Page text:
Monday, January 27, 2014

We don't need no leaders!

How many folks have heard this joke:

- A submarine that deploys with just enlisted does the job well, but comes back dirty
- A submarine that deploys with just chiefs comes back clean, but no mission done
- A submarine that deploys with just officers...well, we're still looking for it

I think I heard this about a thousand times as a JO onboard a submarine. The implication was that junior officers and chiefs only cared about the superficial things (like cleanliness) and that the real knowledge was at the enlisted level. You can find more such sentiment here: http://www.goatlocker.org/resources/cpo/humor/humor.htm. This sentiment has been amplified by books talking about "flattening the organization" and "leading horizontally."



The jokes imply chiefs or officers are morons and could be replaced, and yet how many of us have worked with great chiefs and great officers in our careers and were better for it? I think we have completely missed the point. Our system in the Navy depends on people executing their roles with the right amount of authority and responsibility.

Look at the basic division officer on a submarine. Can he or she approve leave? Special liberty? Do they sign EVALs when permitted by the 1610.10C?

What about your chiefs? Can they approve special liberty for a day? Can they let people go early? Do they get to make the watchbill? Are they given control of maintenance on the ship?

Too many times, the answer is "Yes, but only if the ENG/DH/XO/CO approve." That's the wrong answer. What I found on the submarine was that I and my chief could make all the plans in the world, but we were constantly trumped by the ENG over little things. We would get no guidance, we'd make a plan, then get trumped by ENG. After a while, we stopped trying. Sad, but true. What was the point? ENG held all the cards, and always had more authority than us. Half of the time, the CO trumped him, which made it even worse.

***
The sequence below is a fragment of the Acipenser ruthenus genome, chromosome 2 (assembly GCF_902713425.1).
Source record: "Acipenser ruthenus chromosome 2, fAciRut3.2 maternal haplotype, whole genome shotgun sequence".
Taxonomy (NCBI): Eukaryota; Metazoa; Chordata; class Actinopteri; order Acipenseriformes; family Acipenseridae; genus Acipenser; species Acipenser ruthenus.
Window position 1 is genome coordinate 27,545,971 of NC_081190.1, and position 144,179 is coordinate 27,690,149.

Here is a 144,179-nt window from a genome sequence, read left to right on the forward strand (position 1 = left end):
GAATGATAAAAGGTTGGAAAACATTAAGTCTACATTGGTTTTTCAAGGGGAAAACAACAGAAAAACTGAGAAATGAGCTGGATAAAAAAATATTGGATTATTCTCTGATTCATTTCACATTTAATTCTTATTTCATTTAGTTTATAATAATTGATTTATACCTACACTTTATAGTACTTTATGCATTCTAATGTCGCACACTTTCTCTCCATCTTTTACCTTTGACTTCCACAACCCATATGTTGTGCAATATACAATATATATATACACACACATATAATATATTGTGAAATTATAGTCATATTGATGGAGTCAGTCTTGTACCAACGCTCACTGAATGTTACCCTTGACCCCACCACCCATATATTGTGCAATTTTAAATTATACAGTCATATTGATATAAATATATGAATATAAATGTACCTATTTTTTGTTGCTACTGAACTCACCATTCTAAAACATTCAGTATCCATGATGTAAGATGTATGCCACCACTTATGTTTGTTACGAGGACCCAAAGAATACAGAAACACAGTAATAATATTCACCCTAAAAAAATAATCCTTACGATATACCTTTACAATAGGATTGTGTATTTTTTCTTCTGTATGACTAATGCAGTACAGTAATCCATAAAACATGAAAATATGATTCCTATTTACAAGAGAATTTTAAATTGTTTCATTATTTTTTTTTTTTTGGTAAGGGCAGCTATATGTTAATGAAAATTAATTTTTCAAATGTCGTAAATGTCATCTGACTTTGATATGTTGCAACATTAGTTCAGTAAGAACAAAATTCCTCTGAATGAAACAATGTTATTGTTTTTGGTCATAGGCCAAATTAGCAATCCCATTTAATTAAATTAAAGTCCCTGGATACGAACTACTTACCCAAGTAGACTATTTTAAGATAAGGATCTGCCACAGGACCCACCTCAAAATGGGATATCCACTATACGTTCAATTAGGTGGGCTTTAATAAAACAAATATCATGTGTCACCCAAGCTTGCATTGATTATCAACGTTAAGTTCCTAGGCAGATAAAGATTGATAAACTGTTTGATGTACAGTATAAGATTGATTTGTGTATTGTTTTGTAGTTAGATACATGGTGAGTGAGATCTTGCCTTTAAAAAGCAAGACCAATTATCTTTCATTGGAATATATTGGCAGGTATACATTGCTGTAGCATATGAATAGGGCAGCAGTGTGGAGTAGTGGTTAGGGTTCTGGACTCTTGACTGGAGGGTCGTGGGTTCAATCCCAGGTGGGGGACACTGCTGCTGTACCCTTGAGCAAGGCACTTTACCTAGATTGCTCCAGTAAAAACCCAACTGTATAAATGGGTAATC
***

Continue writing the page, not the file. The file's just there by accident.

Just ask a JO how much fun routing a message is, and how many changes are made in the process, if you need a second example.

Flash forward to now. As a department head on shore duty, I've given my division chiefs tasks to execute. They bring the plan to me, and I'll be the first to admit I have the sudden urge to tweak it and make it better. But I've learned to stop myself. Most of the "tweaks" I would have done are simple changes and not worth the time. So I let them go, and we execute the plan as the chief wanted it. Same thing with admin: if all I'm doing is changing a word or two, it's not worth it, and I let it go.

That does a number of things for me. One, I keep my focus on the big picture: are we meeting the CO's requirements or not? If we are, then we go with it. It also gives my chiefs real authority. They, and their Sailors, know that unless something is very wrong, their chief ultimately becomes the person that approves the plan. What I've found is that it makes my chiefs more thorough in their planning, and especially in their admin. They won't bother (like I did back in the day) if they know that I'm going to tweak it no matter what, but they will work hard if they know it can get past my desk with no corrections.

I also push down a lot of authority and tasks. Chiefs run our ranking boards for the department. I do get the final say, but I've been really impressed by the product that comes out, and I don't really deviate from it. Chiefs own the special liberty of their Sailors for 24 hours. I have occasionally been bitten by this when someone isn't around, but overall the show of trust in my chiefs far outweighs the occasional surprise when I can't find someone I need.